Apache Commons Collections | MultiValuedMap Interface

Apache Commons’s MultiValuedMap Interface allows the mapping of a single key to multiple values in Java, unlike java.util.Map where a key can only be associated with a single value.


In the previous post, we have seen how to implement our own Multimap class in Java using a Map and a Collection. In this post, we will discuss various utility methods provided by Apache Commons’s MultiValuedMap Interface –


1. put(), get(), asMap() methods

1. We know that if we put two values into the java.util.Map using the same key, the first value will overriden by the second value. This behavior enforces the map’s key to associate with only one value, which is sometimes undesirable. To avoid it, Apache Commons provides MultiValuedMap that adds the new value to the collection stored against the key. So any put() operations on a key will not override the values set by the previous put() operations on that key.

2. The get() method of Apache Commons’s MultiValuedMap interface returns a collection holding all values associated with the specified key. When containsKey(key) is false, an empty collection is returned unlike Map.get() which returns a null value. Please note that the underlying MultiValuedMap gets updated on doing any changes to the returned collection, and vice versa.

3. We can also convert the MultiValuedMap<K,V> to Map<K,Collection<V>> using asMap() method provided by MultiValuedMap. Any changes made to the returned map or the collections that serve as its values will update the underlying multi-valued map, and vice versa.

Below is simple Java program to demonstrate Apache Commons’s MultiValuedMap class in Java.




John: [Adams, Tyler, Kennedy]
George: [Washington, Bush]

Above program uses ArrayListValuedHashMap implementation of MultiValuedMap interface that internally uses an ArrayList for storing the values for a given key and also allows the duplicate key-value pairs. Some implementations like HashSetValuedHashMap doesn’t allow duplicates. It all depends on the underlying data structure, for instance, an ArrayList supports duplicates whereas a HashSet doesn’t.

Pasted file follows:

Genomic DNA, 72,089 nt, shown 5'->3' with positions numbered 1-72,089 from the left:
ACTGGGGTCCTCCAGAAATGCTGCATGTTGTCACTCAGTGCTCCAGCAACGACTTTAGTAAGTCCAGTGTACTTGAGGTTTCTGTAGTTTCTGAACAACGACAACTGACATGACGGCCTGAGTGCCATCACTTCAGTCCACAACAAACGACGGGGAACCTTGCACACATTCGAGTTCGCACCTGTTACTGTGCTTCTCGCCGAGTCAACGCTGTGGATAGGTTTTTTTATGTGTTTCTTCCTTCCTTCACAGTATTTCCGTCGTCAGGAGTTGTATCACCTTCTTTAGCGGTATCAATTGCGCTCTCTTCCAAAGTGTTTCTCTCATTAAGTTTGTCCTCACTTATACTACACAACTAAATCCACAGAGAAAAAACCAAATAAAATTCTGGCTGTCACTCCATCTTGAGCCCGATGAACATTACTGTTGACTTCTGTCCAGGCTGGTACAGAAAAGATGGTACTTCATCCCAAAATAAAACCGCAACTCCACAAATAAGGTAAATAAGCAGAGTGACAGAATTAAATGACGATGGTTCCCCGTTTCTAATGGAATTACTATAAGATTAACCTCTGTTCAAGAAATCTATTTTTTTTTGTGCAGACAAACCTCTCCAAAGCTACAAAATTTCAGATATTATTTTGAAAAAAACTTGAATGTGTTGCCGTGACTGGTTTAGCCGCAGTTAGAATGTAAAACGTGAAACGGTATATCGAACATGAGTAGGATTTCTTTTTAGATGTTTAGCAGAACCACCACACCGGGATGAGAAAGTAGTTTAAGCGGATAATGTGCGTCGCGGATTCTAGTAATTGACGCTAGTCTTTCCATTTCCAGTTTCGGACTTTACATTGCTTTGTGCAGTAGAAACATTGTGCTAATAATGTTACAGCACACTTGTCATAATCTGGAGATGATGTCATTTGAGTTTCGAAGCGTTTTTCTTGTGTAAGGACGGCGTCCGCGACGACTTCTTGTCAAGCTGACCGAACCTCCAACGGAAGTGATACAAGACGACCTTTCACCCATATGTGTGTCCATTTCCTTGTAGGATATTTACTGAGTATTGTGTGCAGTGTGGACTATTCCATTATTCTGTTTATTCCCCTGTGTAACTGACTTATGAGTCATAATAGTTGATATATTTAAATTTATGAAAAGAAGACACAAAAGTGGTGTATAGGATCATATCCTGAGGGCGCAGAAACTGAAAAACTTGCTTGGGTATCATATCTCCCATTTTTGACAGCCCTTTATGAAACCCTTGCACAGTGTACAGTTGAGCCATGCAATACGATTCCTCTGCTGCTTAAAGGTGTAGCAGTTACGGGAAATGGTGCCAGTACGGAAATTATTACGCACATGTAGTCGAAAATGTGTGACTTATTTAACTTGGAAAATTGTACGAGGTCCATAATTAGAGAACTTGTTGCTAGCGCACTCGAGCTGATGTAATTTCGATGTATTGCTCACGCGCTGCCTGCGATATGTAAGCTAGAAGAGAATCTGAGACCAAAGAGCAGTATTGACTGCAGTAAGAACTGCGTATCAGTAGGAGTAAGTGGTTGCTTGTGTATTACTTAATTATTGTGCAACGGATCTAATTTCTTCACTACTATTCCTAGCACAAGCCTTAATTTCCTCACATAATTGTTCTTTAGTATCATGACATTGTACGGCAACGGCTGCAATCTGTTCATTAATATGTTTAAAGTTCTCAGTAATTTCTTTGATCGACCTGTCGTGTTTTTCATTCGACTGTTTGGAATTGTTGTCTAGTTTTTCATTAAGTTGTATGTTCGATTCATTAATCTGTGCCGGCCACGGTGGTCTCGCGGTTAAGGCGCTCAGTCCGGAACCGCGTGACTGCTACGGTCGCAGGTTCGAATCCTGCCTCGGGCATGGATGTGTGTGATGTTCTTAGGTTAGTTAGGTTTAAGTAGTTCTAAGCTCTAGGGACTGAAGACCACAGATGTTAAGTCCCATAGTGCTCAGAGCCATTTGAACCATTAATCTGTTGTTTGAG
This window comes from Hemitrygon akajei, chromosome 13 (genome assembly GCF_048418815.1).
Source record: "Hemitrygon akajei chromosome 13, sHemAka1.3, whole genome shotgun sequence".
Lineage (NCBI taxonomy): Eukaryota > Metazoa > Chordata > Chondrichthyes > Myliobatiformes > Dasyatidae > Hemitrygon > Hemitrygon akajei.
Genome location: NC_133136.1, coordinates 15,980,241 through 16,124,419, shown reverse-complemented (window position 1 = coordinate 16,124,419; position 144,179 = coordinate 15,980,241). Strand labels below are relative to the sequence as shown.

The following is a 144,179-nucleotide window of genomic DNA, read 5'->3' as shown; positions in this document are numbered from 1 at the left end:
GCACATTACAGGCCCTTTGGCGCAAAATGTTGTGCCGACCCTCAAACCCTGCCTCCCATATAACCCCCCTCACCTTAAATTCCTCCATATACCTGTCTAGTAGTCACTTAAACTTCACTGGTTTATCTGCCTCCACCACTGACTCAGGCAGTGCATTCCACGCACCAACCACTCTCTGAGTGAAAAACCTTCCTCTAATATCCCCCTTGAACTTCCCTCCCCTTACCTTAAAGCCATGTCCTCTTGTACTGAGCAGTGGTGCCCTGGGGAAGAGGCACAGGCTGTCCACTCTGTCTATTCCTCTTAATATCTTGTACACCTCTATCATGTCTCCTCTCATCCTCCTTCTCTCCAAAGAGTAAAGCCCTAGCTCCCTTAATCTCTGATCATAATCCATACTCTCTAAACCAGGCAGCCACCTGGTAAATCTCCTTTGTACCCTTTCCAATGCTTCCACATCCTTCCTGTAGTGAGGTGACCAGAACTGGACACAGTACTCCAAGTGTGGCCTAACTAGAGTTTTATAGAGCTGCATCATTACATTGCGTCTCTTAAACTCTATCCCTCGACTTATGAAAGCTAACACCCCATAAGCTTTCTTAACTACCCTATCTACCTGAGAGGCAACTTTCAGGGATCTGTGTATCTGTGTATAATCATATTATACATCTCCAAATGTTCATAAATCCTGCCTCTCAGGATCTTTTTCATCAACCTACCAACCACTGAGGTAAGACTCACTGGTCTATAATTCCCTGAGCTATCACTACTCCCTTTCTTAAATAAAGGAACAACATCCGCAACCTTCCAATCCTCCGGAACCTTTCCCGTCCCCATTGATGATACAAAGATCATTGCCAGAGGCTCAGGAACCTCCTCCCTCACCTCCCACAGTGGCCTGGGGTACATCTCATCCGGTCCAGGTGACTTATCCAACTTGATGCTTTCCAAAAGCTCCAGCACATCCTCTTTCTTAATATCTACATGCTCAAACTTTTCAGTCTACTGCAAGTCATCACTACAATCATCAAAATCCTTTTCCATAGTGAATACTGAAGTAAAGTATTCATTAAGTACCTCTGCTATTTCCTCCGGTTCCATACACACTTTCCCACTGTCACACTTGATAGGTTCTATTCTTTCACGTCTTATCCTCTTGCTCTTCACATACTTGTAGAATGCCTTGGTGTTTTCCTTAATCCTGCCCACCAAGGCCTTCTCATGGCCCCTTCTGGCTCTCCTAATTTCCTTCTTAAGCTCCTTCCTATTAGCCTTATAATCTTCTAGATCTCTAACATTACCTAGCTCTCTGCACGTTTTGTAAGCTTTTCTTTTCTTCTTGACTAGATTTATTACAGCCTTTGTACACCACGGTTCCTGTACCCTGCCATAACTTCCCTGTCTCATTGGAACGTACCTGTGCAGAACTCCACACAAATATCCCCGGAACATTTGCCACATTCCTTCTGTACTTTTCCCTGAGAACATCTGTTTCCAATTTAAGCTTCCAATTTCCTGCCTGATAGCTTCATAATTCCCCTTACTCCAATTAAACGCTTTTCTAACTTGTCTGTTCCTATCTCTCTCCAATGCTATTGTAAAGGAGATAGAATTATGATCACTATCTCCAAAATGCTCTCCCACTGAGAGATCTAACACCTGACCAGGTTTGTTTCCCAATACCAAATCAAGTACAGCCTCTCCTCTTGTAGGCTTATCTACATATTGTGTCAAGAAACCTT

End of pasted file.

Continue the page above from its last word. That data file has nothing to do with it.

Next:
2. Iterate over the MultiValuedMap

MultiValuedMap interface provides keySet(), entries(), values(), keys() methods which are similar to the corresponding view collections of Map. To illustrate, consider below multi-valued map which is used in below functions as input to them.

Zachary –> Taylor
John –> Adams, Tyler, Kennedy
George –> Washington, Bush


2.1. keySet()

keySet() method returns a Set view of the keys contained in this multi-valued map.




George: [Washington, Bush]
Zachary: [Taylor]
John: [Adams, Tyler, Kennedy]


2.2. entries()

entries() method returns a Collection view of the mappings contained in this multi-valued map.




George: Washington
George: Bush
Zachary: Taylor
John: Adams
John: Tyler
John: Kennedy


2.3. keys() and values()

key() method returns a MultiSet view of the keys contained in this multi-valued map while the values() method returns a Collection view of all values contained in this multi-valued map.




[George:2, Zachary:1, John:3]
[Washington, Bush, Taylor, Adams, Tyler, Kennedy]


3. Remove and Search keys/values in the MultiValuedMap

Apache Commons’s MultiValuedMap provides remove() method that removes all values associated with the specified key. It also has removeMapping() method that removes the specified key-value pair from the multi-valued map. But note that no method is included for replacing the existing values for a particular key.

For searching key, values or key-value pairs, MultiValuedMap has three methods – containsKey(), containsValue() and containsEntry(), that checks if the multi-valued map contains at least one key-value pair with the specified key, specified value and the specified key-value pair respectively.




MultiValuedMap: {George=[Washington, Bush], John=[Adams, Kennedy]}

George key is deleted
John Adams is removed
John Kennedy is still there!

MultiValuedMap: {John=[Kennedy]}

We have seen that MultiValuedMap interface is implemented as Map<K,Collection<V>>. So one would expect the size() method to return the number of distinct keys. Instead, it returns the exact number of key-value pairs contained in it. We should use keySet().size() or asMap().size() to get the number of distinct keys.

Also See: Guava’s Multimap

References: MultiValuedMap (Apache Commons Collections 4.1 API)

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